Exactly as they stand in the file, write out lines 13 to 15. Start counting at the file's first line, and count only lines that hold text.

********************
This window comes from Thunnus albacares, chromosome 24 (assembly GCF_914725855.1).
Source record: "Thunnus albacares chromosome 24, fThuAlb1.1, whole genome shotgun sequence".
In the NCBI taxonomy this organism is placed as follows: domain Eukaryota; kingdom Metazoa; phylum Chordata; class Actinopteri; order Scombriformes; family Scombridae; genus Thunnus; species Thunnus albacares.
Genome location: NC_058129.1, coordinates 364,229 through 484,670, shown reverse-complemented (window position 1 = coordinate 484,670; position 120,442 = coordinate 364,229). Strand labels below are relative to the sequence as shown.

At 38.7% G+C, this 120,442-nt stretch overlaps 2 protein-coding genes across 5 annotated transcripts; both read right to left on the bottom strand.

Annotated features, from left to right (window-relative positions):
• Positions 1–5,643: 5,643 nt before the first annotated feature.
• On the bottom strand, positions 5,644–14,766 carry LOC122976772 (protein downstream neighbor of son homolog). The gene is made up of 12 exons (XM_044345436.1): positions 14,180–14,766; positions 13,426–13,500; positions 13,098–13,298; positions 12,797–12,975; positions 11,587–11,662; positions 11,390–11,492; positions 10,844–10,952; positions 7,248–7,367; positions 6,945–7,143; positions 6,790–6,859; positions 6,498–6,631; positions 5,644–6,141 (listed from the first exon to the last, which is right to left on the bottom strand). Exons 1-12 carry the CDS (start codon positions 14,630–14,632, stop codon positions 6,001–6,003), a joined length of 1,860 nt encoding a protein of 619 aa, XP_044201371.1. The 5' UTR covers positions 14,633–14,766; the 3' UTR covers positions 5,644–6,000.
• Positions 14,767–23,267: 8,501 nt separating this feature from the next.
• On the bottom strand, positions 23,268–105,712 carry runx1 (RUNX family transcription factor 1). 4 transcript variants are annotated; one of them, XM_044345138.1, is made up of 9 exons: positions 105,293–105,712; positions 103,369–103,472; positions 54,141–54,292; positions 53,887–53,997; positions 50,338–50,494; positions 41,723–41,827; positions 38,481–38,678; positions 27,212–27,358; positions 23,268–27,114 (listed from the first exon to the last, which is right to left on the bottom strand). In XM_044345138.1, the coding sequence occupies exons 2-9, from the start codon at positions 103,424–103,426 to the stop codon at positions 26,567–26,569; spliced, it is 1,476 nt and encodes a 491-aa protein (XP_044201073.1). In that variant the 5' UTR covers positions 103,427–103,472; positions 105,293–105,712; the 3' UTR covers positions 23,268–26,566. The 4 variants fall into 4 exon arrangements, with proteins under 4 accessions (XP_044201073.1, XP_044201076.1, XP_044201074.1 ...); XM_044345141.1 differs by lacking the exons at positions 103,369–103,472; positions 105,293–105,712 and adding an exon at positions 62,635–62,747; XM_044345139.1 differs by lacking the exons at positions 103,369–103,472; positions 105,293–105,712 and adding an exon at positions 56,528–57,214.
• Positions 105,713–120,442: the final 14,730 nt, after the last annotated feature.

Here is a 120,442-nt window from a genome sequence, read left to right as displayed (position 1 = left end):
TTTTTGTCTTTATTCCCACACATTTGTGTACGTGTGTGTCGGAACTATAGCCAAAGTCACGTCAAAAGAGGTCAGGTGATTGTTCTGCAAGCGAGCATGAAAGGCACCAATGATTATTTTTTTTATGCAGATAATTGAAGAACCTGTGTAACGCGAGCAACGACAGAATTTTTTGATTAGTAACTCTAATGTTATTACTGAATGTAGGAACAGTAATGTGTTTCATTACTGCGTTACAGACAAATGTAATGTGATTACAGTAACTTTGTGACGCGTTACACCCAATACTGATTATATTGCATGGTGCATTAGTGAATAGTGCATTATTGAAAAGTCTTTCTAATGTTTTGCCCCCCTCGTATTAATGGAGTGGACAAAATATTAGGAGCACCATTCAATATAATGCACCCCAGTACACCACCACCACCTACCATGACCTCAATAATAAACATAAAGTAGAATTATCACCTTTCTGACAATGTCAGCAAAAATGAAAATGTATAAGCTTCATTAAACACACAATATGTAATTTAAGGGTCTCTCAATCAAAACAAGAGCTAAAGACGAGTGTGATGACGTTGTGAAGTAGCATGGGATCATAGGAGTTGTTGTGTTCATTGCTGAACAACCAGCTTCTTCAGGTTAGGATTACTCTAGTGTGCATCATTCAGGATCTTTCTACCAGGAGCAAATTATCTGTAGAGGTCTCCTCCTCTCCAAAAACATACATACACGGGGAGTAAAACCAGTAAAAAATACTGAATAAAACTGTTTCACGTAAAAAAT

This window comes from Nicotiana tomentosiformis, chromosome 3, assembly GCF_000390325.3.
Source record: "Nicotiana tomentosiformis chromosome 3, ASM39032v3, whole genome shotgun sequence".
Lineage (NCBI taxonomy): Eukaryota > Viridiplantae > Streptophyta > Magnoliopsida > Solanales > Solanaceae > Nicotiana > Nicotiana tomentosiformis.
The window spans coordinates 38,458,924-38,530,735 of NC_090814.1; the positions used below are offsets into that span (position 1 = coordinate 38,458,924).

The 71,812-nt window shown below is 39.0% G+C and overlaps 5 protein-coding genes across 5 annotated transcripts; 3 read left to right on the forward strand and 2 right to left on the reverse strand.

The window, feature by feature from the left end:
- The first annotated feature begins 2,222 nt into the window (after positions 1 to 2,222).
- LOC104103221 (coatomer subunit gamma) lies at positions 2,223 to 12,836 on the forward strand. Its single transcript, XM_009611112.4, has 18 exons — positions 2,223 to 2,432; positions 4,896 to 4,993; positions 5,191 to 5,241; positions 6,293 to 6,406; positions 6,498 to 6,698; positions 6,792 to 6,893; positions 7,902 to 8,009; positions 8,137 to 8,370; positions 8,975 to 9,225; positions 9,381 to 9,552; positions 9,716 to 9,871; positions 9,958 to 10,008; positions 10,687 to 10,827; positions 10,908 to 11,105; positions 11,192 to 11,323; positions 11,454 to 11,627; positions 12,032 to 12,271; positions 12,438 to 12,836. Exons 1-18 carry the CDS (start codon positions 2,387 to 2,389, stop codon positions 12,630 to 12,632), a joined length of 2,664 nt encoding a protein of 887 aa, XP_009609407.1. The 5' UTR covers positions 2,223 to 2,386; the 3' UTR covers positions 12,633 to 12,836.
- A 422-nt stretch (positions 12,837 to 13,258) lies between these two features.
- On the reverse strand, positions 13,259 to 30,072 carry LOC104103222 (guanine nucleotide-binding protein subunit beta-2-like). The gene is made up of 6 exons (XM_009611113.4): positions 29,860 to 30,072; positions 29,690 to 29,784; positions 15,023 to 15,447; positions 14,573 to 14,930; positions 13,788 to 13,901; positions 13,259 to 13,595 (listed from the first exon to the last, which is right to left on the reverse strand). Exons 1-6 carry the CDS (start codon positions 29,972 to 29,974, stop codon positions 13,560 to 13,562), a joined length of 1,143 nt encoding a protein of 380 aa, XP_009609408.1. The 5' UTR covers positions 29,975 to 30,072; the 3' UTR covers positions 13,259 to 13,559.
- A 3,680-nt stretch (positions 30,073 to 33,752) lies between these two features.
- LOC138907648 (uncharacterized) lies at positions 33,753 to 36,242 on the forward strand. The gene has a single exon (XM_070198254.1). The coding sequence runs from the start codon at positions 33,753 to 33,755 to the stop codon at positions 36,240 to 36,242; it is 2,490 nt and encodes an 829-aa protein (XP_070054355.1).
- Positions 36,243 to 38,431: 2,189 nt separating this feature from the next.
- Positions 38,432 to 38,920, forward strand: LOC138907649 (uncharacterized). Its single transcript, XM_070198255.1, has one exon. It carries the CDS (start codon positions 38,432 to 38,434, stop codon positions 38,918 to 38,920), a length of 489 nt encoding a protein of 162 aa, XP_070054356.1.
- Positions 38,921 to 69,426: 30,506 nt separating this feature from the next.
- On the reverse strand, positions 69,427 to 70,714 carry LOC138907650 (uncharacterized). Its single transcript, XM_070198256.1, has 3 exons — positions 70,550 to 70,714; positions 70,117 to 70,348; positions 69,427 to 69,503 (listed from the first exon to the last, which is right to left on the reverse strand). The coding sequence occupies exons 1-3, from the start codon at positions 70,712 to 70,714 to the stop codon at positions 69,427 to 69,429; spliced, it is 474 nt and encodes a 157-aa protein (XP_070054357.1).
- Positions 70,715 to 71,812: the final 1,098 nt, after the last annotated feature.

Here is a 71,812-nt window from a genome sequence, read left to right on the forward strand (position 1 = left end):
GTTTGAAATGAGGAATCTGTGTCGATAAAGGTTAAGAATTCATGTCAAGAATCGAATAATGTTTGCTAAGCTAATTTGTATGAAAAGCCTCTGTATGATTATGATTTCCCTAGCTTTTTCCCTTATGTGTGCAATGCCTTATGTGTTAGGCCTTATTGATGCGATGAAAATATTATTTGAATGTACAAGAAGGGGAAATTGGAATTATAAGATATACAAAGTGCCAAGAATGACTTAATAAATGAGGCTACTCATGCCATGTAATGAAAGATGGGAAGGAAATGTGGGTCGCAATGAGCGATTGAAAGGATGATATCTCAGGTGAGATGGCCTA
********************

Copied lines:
TTTTTGTCTTTATTCCCACACATTTGTGTACGTGTGTGTCGGAACTATAGCCAAAGTCACGTCAAAAGAGGTCAGGTGATTGTTCTGCAAGCGAGCATGAAAGGCACCAATGATTATTTTTTTTATGCAGATAATTGAAGAACCTGTGTAACGCGAGCAACGACAGAATTTTTTGATTAGTAACTCTAATGTTATTACTGAATGTAGGAACAGTAATGTGTTTCATTACTGCGTTACAGACAAATGTAATGTGATTACAGTAACTTTGTGACGCGTTACACCCAATACTGATTATATTGCATGGTGCATTAGTGAATAGTGCATTATTGAAAAGTCTTTCTAATGTTTTGCCCCCCTCGTATTAATGGAGTGGACAAAATATTAGGAGCACCATTCAATATAATGCACCCCAGTACACCACCACCACCTACCATGACCTCAATAATAAACATAAAGTAGAATTATCACCTTTCTGACAATGTCAGCAAAAATGAAAATGTATAAGCTTCATTAAACACACAATATGTAATTTAAGGGTCTCTCAATCAAAACAAGAGCTAAAGACGAGTGTGATGACGTTGTGAAGTAGCATGGGATCATAGGAGTTGTTGTGTTCATTGCTGAACAACCAGCTTCTTCAGGTTAGGATTACTCTAGTGTGCATCATTCAGGATCTTTCTACCAGGAGCAAATTATCTGTAGAGGTCTCCTCCTCTCCAAAAACATACATACACGGGGAGTAAAACCAGTAAAAAATACTGAATAAAACTGTTTCACGTAAAAAAT

This window comes from Nicotiana tomentosiformis, chromosome 3, assembly GCF_000390325.3.
Source record: "Nicotiana tomentosiformis chromosome 3, ASM39032v3, whole genome shotgun sequence".